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Defining hyperconverged infrastructure Part 2: Lifecycle of a write I/O on HPE SimpliVity 380

 

brianknudtson 

Data is the lifeblood of a company. If their data was completely lost, a company could be at risk of going out of business. If the underlying storage performs too slowly, the company will not be able to compete successfully with competitors that can store and retrieve data quicker. This is an ever increasing requirement that is pushing IT departments to investigate more highly available, highly performant, and easily scalable storage. However, there is a decline in the traditional storage array market, in spite of these increasing demands [Gartner Magic Quadrant for General Purpose Disk Arrays, 2017].  One of the reasons is that many customers are turning to much more flexible solutions, like software-defined storage and hyperconvergence, that can use wide scalability and data locality to solve the availability and performance needs of the business.

HPE_diskNot all solutions are created the same, so it is important to ensure that writes and reads will occur as quickly as possible, while also ensuring their long-term integrity and availability within the system. Some companies have taken shortcuts in this formula (i.e. sacrificing data integrity to improve performance). HPE SimpliVity powered by Intel® takes speed, long-term availability, and integrity seriously, and works to ensure that the data is well protected before acknowledging the write back to the virtual machine (VM) without sacrificing performance. This post will walk through the process of writing a block of data within the HPE SimpliVity solution and highlight key features along the way.

When the operating system inside a VM writes a block to a virtual disk, the blocks are processed through an NFS share presented off the HPE OmniStack Virtual Controller. The HPE OmniStack Virtual Controller is a VM that runs on every HPE SimpliVity 380 node and contains the software stack that is the foundation of the Data Virtualization Platform. The processing capabilities within the HPE OmniStack Virtual Controller is augmented by the PCIe-based HPE OmniStack Accelerator Card, allowing the system to perform inline deduplication and compression without the typical latency penalties.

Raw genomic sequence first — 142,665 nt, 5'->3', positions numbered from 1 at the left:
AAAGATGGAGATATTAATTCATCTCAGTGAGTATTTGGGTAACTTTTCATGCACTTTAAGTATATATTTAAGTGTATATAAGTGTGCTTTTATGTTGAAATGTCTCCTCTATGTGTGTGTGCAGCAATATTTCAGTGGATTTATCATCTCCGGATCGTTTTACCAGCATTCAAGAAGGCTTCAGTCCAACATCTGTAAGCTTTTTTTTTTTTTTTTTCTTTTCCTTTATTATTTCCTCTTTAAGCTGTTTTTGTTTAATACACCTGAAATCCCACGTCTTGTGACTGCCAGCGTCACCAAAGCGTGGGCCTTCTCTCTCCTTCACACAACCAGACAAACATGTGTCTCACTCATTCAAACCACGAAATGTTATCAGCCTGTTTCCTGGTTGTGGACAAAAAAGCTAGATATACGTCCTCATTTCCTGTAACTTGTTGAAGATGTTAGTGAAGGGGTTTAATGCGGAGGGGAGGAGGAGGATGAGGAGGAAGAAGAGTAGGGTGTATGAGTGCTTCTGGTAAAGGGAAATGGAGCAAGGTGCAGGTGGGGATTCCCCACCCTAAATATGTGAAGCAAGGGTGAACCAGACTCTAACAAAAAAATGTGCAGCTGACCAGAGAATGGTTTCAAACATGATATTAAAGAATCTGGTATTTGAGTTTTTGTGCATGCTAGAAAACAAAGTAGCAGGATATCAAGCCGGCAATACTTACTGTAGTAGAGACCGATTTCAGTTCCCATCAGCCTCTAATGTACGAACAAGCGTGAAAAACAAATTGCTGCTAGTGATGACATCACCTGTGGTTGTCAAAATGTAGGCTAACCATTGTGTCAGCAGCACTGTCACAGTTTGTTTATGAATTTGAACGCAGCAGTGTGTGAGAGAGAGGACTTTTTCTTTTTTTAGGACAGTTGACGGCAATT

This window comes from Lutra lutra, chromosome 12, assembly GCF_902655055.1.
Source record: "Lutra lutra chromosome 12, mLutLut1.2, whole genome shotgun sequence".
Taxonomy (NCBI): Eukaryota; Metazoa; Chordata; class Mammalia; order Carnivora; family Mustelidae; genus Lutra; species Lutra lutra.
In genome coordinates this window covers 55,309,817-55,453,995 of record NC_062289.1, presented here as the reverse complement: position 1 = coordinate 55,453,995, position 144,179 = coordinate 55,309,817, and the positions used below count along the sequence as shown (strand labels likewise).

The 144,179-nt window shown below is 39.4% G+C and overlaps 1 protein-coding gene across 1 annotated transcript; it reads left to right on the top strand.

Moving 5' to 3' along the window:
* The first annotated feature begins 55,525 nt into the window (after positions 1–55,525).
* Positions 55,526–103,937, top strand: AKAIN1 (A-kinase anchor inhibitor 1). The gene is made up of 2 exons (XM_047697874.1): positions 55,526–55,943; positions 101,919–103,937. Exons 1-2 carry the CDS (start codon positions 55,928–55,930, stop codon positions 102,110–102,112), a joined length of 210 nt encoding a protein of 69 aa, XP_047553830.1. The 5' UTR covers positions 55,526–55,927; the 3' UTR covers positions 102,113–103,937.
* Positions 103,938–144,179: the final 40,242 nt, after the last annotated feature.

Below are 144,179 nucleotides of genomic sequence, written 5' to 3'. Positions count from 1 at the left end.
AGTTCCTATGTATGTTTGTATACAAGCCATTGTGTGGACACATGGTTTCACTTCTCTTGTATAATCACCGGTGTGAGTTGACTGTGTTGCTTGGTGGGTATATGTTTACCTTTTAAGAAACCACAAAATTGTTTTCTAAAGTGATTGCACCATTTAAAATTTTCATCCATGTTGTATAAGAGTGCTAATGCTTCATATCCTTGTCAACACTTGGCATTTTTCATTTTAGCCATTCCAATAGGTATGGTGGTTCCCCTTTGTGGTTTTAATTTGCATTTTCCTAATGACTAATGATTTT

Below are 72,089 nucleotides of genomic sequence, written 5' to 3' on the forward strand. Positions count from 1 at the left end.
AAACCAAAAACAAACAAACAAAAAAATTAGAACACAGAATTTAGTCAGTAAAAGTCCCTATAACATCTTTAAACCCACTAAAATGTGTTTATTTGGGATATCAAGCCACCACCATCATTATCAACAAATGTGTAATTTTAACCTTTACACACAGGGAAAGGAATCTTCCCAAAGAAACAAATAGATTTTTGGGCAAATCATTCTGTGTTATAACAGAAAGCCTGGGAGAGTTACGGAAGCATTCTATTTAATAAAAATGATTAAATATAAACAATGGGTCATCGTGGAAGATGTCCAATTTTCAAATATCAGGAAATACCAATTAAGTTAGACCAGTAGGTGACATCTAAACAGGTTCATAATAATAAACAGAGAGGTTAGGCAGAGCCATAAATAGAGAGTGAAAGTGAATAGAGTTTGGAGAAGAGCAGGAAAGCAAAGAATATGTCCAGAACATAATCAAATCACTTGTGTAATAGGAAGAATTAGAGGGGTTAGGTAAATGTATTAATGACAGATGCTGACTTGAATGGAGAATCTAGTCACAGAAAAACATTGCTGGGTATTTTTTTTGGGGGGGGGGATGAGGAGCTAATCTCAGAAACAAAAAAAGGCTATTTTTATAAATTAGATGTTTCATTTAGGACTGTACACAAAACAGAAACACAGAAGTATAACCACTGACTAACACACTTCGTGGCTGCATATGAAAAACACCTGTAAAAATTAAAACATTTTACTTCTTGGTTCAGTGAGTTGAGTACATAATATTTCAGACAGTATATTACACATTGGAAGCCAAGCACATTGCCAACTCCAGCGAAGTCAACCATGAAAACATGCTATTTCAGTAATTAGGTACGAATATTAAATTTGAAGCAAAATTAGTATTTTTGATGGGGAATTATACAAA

The Virtual Controller first commits the block to random-access memory (RAM), which is backed by flash storage and a bank of super capacitors, all located on the HPE OmniStack Accelerator Card, to prevent data loss in the event of a power loss. At the same time, the data is sent to the Virtual Controller on a secondary node — automatically defined per VM — to be synchronously committed to its Accelerator Card. Immediately after commitment to the Accelerator Card, the process for deduplication and compression begins independently on each node. 

HPE_chart

Figure 1: Data is written through the NFS data store presented by the HPE OmniStack Virtual Controller and commited to the HPE OmniStack Accelerator Card on two different nodes.

At this point, the data has been stored on the Accelerator Card on two nodes, and is therefore protected from data center power loss and the permanent loss of an entire node. An acknowledgement is now sent back to the hypervisor and then to the VM. The write process is complete from the guest operating system’s point of view.

HPE_chart_2

Figure 2: After processing the block on both nodes, the write is acknowledged back to the hypervisor and VM, completing the VM’s write operation.

Independently, the HPE OmniStack Virtual Controllers on each node work with any compressed unique blocks to combine them together to create an efficient write for the RAID-protected disks. Once a full stripe has been created, the blocks are written to the disks. Write I/O has been reduced to the disks due to the deduplication, compression, and the optimization of the blocks.

HPE_chart_3

Figure 3: Independent of the write acknowledgement, the HPE OmniStack Virtual Controller creates an optimized write for the RAID-protected disks and commits to disk the unique and optimized blocks.

Overall, this process creates an efficient, safe, and protected platform for storing data. With deduplication at the core of the HPE SimpliVity Data Virtualization Platform, every HPE SimpliVity hyperconverged infrastructure gains capacity savings and I/O efficiency with no degradation of performance while keeping the data well protected.

This technical whitepaper discusses the HPE SimpliVity architecture in even more depth, and reveals how our customers can achieve the kind of high availability and and performance through data efficiency that traditional data centers can’t match: HPE SimpliVity hyperconverged infrastructure for VMware vSphere

 

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